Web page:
The overflow from Sustaining Engineering either feeds back into Core Development, or back into Sales as issues get escalated, which ultimately feeds back Product Management, which feeds it to Development, which feeds it to QA and the cycle feeds itself in a never ending spiral. Eventually the entire organizations ability to create new features and deliver working software grinds to a halt.
What do you do?
Okay… I think it’s clear that we should never have gotten ourselves into this mess… but now that we are here, what do we do about it?
- Should I solve the problem by hiring? If so, what role(s) do I hire?
- Should I solve the problem with training? If so, who do I train?
- Should I use better engineering practices? If so, which ones?
- Should I use more automation? If so, where do I start?
- Should I solve the problem with process? If so, what process?
- Should I solve the problem with pressure? What’s the impact of putting more pressure on this system?
- Should I solve the problem with better management? Will efficiency gains make this system behave more predictably?
- Should I stop selling new product? Should I only sell things that are off the shelf?
This clearly falls into the category of non-trivial problems… and like most non-trivial problems they have no easy answers. The most important thing to realize though, is that people have careers wrapped up in the answers to this question. Admitting you are in trouble is hard and taking the steps to fix the problems are even harder… while the destination is clear, the path from A to B is going to be difficult.
The core of the issue is that the demand for new software is far greater that our ability to produce new software. Even though our development staff has doubled, our ability to create new features is now reduced by the amount of time we spend defining the product, the time we spend working on legacy defects, the time we spend working with hard to manage software, the time we spend testing software, and the time we spend actually paying down our technical debt.
Our job is to get real about that… we have to bring our capacity into alignment with the demands of the organization. Sometimes that means we have to reduce demand… sometimes that means we have to increase our ability to produce quality working, tested software. Bringing new people into a broken system usually just makes the broken system worse, so my recommendation is to start by throttling back demand until we can get the system stabilized and balanced.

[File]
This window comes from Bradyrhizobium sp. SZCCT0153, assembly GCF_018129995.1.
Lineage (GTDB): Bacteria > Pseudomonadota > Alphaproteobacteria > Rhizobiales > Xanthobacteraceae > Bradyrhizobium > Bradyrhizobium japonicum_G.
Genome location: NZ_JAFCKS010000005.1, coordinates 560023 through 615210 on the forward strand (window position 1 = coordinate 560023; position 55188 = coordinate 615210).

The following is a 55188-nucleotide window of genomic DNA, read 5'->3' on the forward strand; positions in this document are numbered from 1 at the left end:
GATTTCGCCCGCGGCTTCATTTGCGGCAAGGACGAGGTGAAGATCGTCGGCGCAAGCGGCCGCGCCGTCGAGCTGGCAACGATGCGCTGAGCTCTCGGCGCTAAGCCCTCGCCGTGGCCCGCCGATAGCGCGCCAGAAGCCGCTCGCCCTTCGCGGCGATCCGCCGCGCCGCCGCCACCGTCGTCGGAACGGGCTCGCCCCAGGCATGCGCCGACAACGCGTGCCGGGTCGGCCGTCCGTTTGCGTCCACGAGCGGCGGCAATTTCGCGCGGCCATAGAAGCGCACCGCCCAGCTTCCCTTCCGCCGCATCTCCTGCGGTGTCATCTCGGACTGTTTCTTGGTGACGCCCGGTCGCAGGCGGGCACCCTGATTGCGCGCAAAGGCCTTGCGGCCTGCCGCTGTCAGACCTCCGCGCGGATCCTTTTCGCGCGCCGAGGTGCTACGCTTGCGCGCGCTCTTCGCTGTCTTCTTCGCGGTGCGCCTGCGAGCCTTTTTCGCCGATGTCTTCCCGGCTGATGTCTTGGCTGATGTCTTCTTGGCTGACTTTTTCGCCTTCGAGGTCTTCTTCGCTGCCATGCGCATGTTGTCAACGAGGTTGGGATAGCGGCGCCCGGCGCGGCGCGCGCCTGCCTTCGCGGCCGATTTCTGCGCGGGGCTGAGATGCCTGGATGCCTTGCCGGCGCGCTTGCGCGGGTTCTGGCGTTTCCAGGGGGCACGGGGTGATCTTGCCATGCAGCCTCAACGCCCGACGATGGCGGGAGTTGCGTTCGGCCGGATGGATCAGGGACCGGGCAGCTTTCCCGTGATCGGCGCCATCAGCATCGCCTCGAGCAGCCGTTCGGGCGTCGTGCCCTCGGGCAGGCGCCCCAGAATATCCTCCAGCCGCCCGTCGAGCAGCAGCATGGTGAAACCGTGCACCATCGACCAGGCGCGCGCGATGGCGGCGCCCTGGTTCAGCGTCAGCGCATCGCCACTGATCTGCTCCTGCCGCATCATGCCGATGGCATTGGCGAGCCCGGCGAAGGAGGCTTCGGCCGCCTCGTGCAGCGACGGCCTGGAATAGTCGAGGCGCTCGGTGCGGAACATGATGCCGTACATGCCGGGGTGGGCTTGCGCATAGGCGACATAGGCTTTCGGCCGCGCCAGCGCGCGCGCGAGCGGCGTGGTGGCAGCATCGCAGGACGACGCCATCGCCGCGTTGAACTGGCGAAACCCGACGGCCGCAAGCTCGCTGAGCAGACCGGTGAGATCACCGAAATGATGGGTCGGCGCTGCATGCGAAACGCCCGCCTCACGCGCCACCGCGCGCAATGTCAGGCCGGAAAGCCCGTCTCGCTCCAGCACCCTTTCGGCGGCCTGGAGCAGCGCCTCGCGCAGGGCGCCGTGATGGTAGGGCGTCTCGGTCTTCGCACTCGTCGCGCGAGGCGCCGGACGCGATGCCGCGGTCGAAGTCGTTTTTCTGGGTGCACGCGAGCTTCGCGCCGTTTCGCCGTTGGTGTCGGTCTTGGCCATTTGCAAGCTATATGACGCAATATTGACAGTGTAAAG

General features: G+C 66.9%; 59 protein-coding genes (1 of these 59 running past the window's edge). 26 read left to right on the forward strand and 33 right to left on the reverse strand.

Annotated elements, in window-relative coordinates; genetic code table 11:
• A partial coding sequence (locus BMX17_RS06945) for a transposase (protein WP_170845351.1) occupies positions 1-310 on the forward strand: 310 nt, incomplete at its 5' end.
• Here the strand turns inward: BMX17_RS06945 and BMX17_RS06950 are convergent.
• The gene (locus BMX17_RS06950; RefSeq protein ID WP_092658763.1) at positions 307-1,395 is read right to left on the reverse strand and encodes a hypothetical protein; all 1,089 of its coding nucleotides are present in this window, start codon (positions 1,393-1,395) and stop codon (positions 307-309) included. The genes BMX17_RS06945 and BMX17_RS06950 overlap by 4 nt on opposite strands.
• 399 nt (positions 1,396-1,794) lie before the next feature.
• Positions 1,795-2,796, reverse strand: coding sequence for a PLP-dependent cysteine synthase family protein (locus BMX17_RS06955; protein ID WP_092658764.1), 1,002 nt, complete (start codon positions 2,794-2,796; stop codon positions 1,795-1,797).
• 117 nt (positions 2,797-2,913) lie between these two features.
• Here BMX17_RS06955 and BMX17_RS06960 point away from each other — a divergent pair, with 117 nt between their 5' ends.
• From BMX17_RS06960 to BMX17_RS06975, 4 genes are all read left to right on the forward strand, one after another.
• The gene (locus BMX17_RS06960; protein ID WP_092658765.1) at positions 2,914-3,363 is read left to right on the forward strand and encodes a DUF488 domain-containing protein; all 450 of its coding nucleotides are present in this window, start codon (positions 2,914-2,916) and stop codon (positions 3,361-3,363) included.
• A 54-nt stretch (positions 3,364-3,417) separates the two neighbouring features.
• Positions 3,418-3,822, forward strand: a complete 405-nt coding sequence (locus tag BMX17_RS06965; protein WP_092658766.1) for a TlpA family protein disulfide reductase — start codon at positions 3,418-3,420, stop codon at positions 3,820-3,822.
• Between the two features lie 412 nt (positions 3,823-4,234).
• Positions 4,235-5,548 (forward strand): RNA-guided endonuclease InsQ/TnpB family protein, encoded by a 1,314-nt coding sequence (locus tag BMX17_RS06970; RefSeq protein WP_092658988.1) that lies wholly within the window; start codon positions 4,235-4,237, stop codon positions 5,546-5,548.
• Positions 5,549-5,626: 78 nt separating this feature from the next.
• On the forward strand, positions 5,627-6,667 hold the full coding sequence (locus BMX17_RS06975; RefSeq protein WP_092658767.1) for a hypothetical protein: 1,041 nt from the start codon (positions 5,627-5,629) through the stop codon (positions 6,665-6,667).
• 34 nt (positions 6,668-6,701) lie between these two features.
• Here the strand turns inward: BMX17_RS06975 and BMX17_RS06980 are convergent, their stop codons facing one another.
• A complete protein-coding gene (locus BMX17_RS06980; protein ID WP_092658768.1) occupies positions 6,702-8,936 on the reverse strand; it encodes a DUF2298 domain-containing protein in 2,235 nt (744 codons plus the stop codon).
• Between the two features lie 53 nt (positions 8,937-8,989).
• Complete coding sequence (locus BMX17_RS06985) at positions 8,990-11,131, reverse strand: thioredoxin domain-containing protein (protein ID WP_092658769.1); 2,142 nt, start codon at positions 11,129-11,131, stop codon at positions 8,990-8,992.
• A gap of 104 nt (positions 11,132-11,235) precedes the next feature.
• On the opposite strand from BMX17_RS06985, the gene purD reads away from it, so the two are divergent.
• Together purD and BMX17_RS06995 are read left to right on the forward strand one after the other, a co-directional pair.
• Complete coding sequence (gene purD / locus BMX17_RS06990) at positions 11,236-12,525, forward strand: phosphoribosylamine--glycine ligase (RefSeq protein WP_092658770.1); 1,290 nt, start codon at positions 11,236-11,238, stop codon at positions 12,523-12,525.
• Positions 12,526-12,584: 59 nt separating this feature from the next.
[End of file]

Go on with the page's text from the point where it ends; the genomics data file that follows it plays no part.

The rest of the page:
That means we might need to stop making commitments we know can’t be delivered, it might mean that Product Managers should work more closely with the teams, or it might mean that we need to hire some business analysts. It might mean that we need to help QA by producing less crappy software and having developers focus on better unit and integration testing. Developers can even help with manual testing in many cases. We can reduce the load on support by delivering better software in the first place and fixing the stuff we have in production before we build more.
Maybe people in our organization need to move around. Maybe some people need to find a different place to work. Maybe we need a more disciplined process, or execute the process we have in place more efficiently and more effectively. Chances are we need a little bit of all these things… the trick is realizing that we don’t have a point problem that requires a point solution, we have a system problem and we need a systematic solution. Fixing one part of the system will not generally make anything all that much better… sometimes it makes it worse.
Once we have the system in balance, now we can start thinking about where to hire or how to spend money… in a way that improves the entire system. Bringing the system into balance has to be the place we start if we want a long term solution that will actually fix the problem is a sustainable way.